Moss Point students reflect on civil rights struggle


The Civil Rights fight for justice has been told in history books, movies, and even with music. But do young people really understand the purpose behind the movement? Moss Point students said they not only understand the past but are working to build a bigger, brighter future.
Quotes from Dr. Martin Luther King adorn the Walls of Kerole Elementary in Moss Point, an inspiration for students here to dream big.
"A football player, artist, doctor, teacher," the students said, when asked about their dream career.
This group of high school students also echo that hunger for achievement. They said though they weren't born when so many black pioneers shed blood, sweat and tears for civil rights, the message still lives on.
"The people that inspired me the most are the people that were lynched, murdered and killed, but their names never went into the history book," Smith said. "These people didn't do what they did to be famous. They were truly fighting for civil rights."
Teen Caleb Smith said the lesson he learned from the movement is to practice love for all and not hatred.
"If you don't take a proactive attitude toward racism and civil rights, then 50 years down the road, we might be having another civil rights moment," Smith said. 
Teenager Chanler Booker admits it bothers him that so many in his own community don't appreciate the struggle.
"60 years ago, we would not all be sitting together, and we take that for granted today. A lot of people 60 and 70 years ago had to walk miles and miles just to go to school, my grandparents had to," Booker said. "Now we can just get up and ride a bus."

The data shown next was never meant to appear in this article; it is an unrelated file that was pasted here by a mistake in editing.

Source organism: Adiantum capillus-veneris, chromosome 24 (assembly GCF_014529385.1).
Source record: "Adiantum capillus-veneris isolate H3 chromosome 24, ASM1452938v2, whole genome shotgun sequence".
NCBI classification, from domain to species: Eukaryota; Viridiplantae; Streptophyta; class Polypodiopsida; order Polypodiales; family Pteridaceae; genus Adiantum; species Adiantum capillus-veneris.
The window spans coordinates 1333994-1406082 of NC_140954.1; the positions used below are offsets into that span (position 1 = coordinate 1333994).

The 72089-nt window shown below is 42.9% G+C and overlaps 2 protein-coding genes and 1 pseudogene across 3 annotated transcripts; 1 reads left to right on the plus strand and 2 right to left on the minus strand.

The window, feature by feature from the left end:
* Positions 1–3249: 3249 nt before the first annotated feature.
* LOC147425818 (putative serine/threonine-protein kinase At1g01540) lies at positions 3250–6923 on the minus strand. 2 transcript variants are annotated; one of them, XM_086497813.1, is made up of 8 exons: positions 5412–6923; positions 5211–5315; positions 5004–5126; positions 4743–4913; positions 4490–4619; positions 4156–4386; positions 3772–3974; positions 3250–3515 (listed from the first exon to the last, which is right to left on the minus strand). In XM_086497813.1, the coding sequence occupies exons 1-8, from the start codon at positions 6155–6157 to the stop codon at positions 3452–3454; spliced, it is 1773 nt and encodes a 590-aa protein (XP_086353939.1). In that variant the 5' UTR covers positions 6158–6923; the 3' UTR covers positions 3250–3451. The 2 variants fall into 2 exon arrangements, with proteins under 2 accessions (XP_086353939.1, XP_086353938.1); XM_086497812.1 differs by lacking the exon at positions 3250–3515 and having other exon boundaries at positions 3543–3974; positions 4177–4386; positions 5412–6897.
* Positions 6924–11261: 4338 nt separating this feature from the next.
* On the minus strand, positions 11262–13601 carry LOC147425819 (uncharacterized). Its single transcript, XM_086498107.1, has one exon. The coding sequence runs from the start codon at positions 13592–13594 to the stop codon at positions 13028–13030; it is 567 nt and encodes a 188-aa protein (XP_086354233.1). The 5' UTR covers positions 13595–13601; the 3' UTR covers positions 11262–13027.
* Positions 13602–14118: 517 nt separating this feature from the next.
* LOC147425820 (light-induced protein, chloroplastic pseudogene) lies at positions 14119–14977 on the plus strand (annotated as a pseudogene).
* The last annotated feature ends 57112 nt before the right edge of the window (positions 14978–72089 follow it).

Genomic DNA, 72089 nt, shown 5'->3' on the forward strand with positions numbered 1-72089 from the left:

That's why Booker strives to give back to his community by promoting literacy and making good grades to be a successful role model.
"We have to take advantage of this chance," Booker said.
Tolandra Keeton agrees and said the past has taught her the importance of loving the skin she is in.
"People are not confident within themselves," Keeton said. "They go into a job interview and say, I am not going to get the job because of this white person or this Mexican person was there, and it makes no sense."
These young people said they refuse to entertain negativity or let the message behind the movement die. They encourage others to honor the past by reaching for greatness in the future.
February 29 marks the last day of Black History Month, but throughout the year in our community and on WLOX we celebrate the achievements and milestones in South Mississippi.
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